It was notable, when explaining his decision to effectively end the international career of Tommy Smith, that All Whites coach Anthony Hudson arrived at acceptance rather than annoyance when summing up his overriding emotion.

"I understand it and respect it," Hudson said about Smith choosing club over country. "He has his career that he's very focused on and I totally understand it. His career is a priority, and that's fine. There's nothing wrong with that."

One motivation of such a response was about Hudson wanting to avoid a severe critique of a player whose character he was at pains to praise. But another was about a modern coach being well aware of the realities of modern sport.

Hudson knows all too well how the professional game works. He knows, from his experience corralling various All Whites around the globe, the push and pull every club player feels when the international coach comes calling.

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And he clearly can empathise with a player who opts for his pay-masters over any perceived sense of national pride.

Smith put his future at Ipswich Town first, as the defender has done many times before, and Hudson cut him loose without any ill feeling.

Many fans of football in New Zealand will be much more aggrieved. They want their best players helping the national team take the first tentative steps on the path towards the 2018 World Cup.

But I'm with Hudson and Smith. One of the All Whites' heroes of the 2010 World Cup, Smith can quite frankly play for whomever he pleases. He owes us nothing, and that's hardly due to any past deeds the 26-year-old has in the bank from previously wearing the silver fern.

It's about his personal choice, any player's personal choice, to prioritise whatever he pleases. Setting aside Smith's affinity for this country - given he was born in Macclesfield - the idea an athlete should be duty-bound by a nebulous concept like patriotism is a stubborn holdover from another era.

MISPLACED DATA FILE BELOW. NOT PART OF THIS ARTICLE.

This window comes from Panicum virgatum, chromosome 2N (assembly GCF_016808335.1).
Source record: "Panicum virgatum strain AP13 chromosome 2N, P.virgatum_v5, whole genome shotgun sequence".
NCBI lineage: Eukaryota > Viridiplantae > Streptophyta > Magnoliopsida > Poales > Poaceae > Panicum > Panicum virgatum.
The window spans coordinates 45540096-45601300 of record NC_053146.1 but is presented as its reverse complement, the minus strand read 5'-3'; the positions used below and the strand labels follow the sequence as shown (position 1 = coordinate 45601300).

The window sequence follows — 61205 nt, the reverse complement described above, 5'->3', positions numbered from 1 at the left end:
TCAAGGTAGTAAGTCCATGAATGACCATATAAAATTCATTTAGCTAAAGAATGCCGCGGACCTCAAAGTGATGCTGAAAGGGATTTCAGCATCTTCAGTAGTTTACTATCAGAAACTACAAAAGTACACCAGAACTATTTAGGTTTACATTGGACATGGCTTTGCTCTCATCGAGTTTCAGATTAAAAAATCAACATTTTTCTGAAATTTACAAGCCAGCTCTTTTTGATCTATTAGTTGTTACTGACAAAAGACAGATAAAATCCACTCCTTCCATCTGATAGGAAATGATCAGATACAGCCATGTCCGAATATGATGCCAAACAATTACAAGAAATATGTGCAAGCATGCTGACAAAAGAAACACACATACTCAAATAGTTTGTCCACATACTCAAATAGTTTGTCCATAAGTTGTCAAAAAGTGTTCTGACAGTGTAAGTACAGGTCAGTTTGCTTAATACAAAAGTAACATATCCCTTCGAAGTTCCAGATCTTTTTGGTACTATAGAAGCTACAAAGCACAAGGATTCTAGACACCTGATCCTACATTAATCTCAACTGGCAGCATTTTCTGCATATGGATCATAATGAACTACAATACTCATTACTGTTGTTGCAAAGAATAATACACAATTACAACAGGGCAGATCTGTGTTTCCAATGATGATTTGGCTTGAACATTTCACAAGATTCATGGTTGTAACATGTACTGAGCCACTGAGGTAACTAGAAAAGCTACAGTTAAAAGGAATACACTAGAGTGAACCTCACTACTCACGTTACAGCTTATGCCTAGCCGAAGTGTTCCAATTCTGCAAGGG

It's an idea seeped into New Zealand sport, because of the behemoth that dominates its landscape.

In rugby, in this country, the mythical black jersey is the be all and end all, often, as critics will profess, to the game's detriment at other levels.

Players place the All Blacks at No 1 in their list of preferences, with distance second. As the number of athletes dodging a shot at gold in Rio will show, a chance to play for the World Cup winners is impossible to pass up.

It's the opposite for other codes, though. For footballers or basketballers, a club career comes first without too much heartbreak. Who's paying their wages is one thing, but money is only one factor.

Think about what holds more lure for an athlete like Smith: playing in front of few fans in Papua New Guinea with the hope of qualifying for the Confederations Cup and, maybe, one day, another World Cup, or securing his future in England's second tier with the aim of eventually reaching the Premier League?

Or someone like Steven Adams. Would he rather link up with Corey Webster at an Olympic qualifying tournament or finish off alley-oops from Russell Westbrook?

And, as a fan, Adams' decision to skip Tall Blacks duty makes sense. Why take even the tiniest chance his Thunder career could suffer?

Watching Adams these last couple of weeks has been far more thrilling than any Tall Blacks game.

Smith's exploits with Ipswich are hardly at a similar level, but what jersey he wears is entirely his prerogative.

While it may upset fans, that self-seeking aspect of professional sport is going nowhere. And nor should it.